I’ve been out among the crowd this morning at Westlake Park awaiting the Macy’s parade. An informal survey says many plan to stick around and look, maybe even shop. Black Friday is a constuct of the retail industry but it doesn’t give a good picture of the overall shopping season. And even that can mislead. As NYU economist Nouriel “Dr. Doom” Roubini cautioned today, “Retail sales provide biased measure of consumption spending by households as they are sharply cutting back discretionary service spending.”
So, today’s poll:
Feel free to tell your Black Friday experiences in the comments section. And read on for the best economics stories of the week.More
Thanksgiving looms with plenty of storm flags. The HSBC China Manufacturing Purchasing Managers Index showed its biggest drop since March 2009, in the depths of the recession. A debt auction by the German government, with the strongest economy in Europe, drew the weakest demand since the introduction of the euro. Consumer spending slowed, growing by just 0.1 percent in October. The Federal Reserve announced new stress tests for major banks (we may get more of a sense of exposure to Eurozone contagion). And Pimco’s Mohamed El-Erian called U.S. economic conditions “terrifying.”
Otherwise, the holiday shopping season is shaping up to be hunky-dory.
Beware the early reports. They’re almost always wrong. It usually takes until January to get real data on how retailers performed in this most important selling season of the year. We know millions are strapped, unemployed, underwater and continuing to face a historic debt overhang. This, plus the economy continuing to slow, with third-quarter GDP growth revised down from 2.5 percent to 2 percent.More
Every once in a while market moves coincide with broader reality and that’s what’s happening now. Tuesday’s big swoon in the Dow was the worst in two months and after eight days of carnage the index is headed for its longest decline in thirty years. I’m not the only one who has that summer/fall of 2008 feeling, when the feds were playing catchup to the panic and thought letting Lehman fail would be a really, really smart idea. The market sniffs recession.
Once again: The debt was never the immediate problem. Growth is. The “compromise” will merely slow growth further while doing nothing to promote stability. Friday’s jobs report will be pivotal, but, the ADP hiring survey notwithstanding, it’s likely to be grim, following on anemic reports this week on manufacturing, services and consumer spending. GDP grew at only 0.9 percent for the entire first half of the year. And that’s just the start of the damage. The Economic Policy Institute estimates the budget deal could cost 1.8 million jobs by 2012. The Eurozone crisis also continues.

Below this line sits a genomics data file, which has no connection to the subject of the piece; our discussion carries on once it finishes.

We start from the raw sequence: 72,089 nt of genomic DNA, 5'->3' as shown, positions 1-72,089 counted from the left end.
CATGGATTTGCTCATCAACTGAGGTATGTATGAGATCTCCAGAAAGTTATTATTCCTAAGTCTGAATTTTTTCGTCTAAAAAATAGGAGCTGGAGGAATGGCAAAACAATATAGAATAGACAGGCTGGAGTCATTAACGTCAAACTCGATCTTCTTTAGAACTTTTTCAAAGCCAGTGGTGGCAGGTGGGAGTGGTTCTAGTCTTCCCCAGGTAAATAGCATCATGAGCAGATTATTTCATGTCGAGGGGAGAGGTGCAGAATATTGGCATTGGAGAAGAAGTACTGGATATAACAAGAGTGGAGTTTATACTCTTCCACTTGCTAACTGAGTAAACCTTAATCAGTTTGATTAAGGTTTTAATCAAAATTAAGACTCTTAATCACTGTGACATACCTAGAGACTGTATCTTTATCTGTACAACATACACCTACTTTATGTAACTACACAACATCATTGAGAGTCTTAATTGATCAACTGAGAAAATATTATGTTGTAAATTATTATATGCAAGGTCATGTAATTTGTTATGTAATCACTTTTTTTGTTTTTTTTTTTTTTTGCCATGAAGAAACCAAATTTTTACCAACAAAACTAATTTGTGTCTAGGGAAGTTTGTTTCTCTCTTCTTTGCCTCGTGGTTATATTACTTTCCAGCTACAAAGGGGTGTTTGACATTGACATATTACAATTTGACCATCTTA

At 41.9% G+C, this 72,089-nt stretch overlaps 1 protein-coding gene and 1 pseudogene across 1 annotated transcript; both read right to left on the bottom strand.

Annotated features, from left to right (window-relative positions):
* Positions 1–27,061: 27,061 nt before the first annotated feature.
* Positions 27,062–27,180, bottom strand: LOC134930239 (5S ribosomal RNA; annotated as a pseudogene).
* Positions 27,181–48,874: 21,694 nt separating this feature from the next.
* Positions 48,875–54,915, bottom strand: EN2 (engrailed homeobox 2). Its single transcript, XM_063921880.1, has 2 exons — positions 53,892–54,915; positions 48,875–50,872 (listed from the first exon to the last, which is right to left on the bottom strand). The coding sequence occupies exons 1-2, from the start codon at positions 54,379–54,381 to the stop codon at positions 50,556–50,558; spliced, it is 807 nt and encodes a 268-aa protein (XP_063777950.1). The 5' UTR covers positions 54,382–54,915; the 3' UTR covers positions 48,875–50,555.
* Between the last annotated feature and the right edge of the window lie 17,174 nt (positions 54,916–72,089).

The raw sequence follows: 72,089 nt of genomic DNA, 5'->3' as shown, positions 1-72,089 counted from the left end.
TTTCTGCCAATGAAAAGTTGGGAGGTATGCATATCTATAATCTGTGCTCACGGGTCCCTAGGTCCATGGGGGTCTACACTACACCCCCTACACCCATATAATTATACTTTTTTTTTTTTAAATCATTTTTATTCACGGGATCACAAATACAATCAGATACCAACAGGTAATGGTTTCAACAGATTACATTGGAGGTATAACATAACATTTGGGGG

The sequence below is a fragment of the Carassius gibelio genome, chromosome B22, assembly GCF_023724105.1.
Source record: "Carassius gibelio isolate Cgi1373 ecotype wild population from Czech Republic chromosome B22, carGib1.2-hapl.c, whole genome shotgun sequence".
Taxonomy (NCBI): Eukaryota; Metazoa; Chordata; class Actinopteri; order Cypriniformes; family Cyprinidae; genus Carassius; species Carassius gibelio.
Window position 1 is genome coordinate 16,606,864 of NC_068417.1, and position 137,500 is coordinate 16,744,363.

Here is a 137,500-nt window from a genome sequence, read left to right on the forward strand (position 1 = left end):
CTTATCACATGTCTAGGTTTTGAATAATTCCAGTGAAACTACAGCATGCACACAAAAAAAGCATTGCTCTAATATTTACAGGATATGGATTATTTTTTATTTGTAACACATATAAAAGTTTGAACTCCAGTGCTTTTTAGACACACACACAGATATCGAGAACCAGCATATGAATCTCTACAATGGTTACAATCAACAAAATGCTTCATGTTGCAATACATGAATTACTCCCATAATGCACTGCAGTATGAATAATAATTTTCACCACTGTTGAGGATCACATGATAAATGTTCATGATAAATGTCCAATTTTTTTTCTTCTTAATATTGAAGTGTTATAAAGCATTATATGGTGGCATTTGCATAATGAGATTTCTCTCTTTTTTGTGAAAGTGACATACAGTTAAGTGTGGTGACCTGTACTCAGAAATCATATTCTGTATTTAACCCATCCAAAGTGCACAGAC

The Federal Reserve is mighty silent. The best we have is the Onion’s parody of a drunken Chairman Ben Bernanke opening up at his neighborhood bar. ” ‘Look, they don’t want anyone except for the Washington, D.C., bigwigs to know how bad s*** really is,’ said Bernanke, slurring his words as he spoke.”More
Most economy watchers won’t really know how holiday retail sales have performed until next month. Unless you’re in the real-time, proprietary war rooms of Macy’s, Nordstrom, Costco or Wal-Mart, the variables confronting the observer are just too many. For example, what does the anecdote of a huge crowd of shoppers mean? Are they buying or just looking? And are retailers commanding strong profit margins? Or are they clearing shelves on deep discount?
Nevertheless, this is the season that is critical to the retail industry. For many small independents, it may be the last gasp. So let’s set the table. It’s three years since the economy collapsed, so a chance exists for pent-up demand. Those who are employed may feel more confident about spending. If they’ve deleveraged their credit cards, and many have, so much the better. Inflation is next to nothing, so good deals abound. Fears of a double-dip have abated.
Some of the Fed’s QE2 money may actually make it to Americans, rather than being gambled as hot money in world markets by the big playerz. If so, this could be a decisive plus for the retail season. Most high-income shoppers are doing quite well anyway. And all Americans probably have cabin fever after so many bad years — shopping, being “consumers,” has become part of the national character. And unlike the Great Depression, credit remains abundant for millions.More